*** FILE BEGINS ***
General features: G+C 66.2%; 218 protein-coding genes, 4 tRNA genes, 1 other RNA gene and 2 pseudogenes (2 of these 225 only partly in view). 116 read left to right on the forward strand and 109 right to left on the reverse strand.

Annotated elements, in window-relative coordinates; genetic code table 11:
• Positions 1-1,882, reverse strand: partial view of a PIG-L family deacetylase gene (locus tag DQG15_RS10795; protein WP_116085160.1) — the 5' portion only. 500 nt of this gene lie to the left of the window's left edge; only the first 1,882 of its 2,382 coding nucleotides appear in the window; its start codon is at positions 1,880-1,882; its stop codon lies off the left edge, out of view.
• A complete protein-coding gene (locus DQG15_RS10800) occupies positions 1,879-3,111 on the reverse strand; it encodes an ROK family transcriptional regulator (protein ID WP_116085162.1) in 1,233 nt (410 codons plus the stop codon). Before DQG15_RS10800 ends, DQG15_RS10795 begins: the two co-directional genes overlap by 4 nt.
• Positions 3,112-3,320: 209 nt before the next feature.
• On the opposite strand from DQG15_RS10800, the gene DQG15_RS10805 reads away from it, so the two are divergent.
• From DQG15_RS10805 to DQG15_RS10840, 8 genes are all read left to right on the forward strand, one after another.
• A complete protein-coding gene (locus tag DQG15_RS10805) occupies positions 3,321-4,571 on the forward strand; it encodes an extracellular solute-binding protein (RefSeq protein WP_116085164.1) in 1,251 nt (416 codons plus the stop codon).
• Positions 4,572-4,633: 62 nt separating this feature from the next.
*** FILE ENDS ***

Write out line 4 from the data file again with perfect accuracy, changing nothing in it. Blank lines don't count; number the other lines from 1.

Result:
• A complete protein-coding gene (locus DQG15_RS10800) occupies positions 1,879-3,111 on the reverse strand; it encodes an ROK family transcriptional regulator (protein ID WP_116085162.1) in 1,233 nt (410 codons plus the stop codon). Before DQG15_RS10800 ends, DQG15_RS10795 begins: the two co-directional genes overlap by 4 nt.